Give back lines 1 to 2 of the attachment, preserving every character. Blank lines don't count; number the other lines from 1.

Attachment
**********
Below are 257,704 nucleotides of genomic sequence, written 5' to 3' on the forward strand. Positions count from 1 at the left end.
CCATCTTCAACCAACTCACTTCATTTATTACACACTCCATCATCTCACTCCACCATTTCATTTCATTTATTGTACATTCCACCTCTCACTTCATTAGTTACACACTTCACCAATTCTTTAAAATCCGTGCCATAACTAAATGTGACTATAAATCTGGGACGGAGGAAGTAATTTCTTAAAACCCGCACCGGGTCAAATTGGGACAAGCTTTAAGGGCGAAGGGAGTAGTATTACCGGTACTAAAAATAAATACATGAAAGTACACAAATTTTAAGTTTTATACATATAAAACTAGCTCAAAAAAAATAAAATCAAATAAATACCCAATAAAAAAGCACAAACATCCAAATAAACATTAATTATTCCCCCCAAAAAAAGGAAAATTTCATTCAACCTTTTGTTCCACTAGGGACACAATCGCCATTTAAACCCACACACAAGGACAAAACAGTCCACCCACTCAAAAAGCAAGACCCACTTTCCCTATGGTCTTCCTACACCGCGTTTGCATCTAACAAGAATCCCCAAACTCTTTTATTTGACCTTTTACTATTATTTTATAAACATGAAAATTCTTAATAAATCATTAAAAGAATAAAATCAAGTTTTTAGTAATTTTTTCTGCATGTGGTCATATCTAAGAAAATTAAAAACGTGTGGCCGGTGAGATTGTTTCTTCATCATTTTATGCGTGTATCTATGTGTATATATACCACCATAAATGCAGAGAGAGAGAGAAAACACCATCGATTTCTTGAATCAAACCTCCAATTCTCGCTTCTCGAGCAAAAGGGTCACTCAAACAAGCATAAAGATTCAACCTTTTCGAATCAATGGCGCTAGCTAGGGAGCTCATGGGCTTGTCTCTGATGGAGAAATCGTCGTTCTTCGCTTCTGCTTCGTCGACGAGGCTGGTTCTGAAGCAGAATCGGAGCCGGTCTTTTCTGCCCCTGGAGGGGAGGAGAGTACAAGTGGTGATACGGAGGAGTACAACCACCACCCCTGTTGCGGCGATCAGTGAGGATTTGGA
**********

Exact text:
Below are 257,704 nucleotides of genomic sequence, written 5' to 3' on the forward strand. Positions count from 1 at the left end.
CCATCTTCAACCAACTCACTTCATTTATTACACACTCCATCATCTCACTCCACCATTTCATTTCATTTATTGTACATTCCACCTCTCACTTCATTAGTTACACACTTCACCAATTCTTTAAAATCCGTGCCATAACTAAATGTGACTATAAATCTGGGACGGAGGAAGTAATTTCTTAAAACCCGCACCGGGTCAAATTGGGACAAGCTTTAAGGGCGAAGGGAGTAGTATTACCGGTACTAAAAATAAATACATGAAAGTACACAAATTTTAAGTTTTATACATATAAAACTAGCTCAAAAAAAATAAAATCAAATAAATACCCAATAAAAAAGCACAAACATCCAAATAAACATTAATTATTCCCCCCAAAAAAAGGAAAATTTCATTCAACCTTTTGTTCCACTAGGGACACAATCGCCATTTAAACCCACACACAAGGACAAAACAGTCCACCCACTCAAAAAGCAAGACCCACTTTCCCTATGGTCTTCCTACACCGCGTTTGCATCTAACAAGAATCCCCAAACTCTTTTATTTGACCTTTTACTATTATTTTATAAACATGAAAATTCTTAATAAATCATTAAAAGAATAAAATCAAGTTTTTAGTAATTTTTTCTGCATGTGGTCATATCTAAGAAAATTAAAAACGTGTGGCCGGTGAGATTGTTTCTTCATCATTTTATGCGTGTATCTATGTGTATATATACCACCATAAATGCAGAGAGAGAGAGAAAACACCATCGATTTCTTGAATCAAACCTCCAATTCTCGCTTCTCGAGCAAAAGGGTCACTCAAACAAGCATAAAGATTCAACCTTTTCGAATCAATGGCGCTAGCTAGGGAGCTCATGGGCTTGTCTCTGATGGAGAAATCGTCGTTCTTCGCTTCTGCTTCGTCGACGAGGCTGGTTCTGAAGCAGAATCGGAGCCGGTCTTTTCTGCCCCTGGAGGGGAGGAGAGTACAAGTGGTGATACGGAGGAGTACAACCACCACCCCTGTTGCGGCGATCAGTGAGGATTTGGA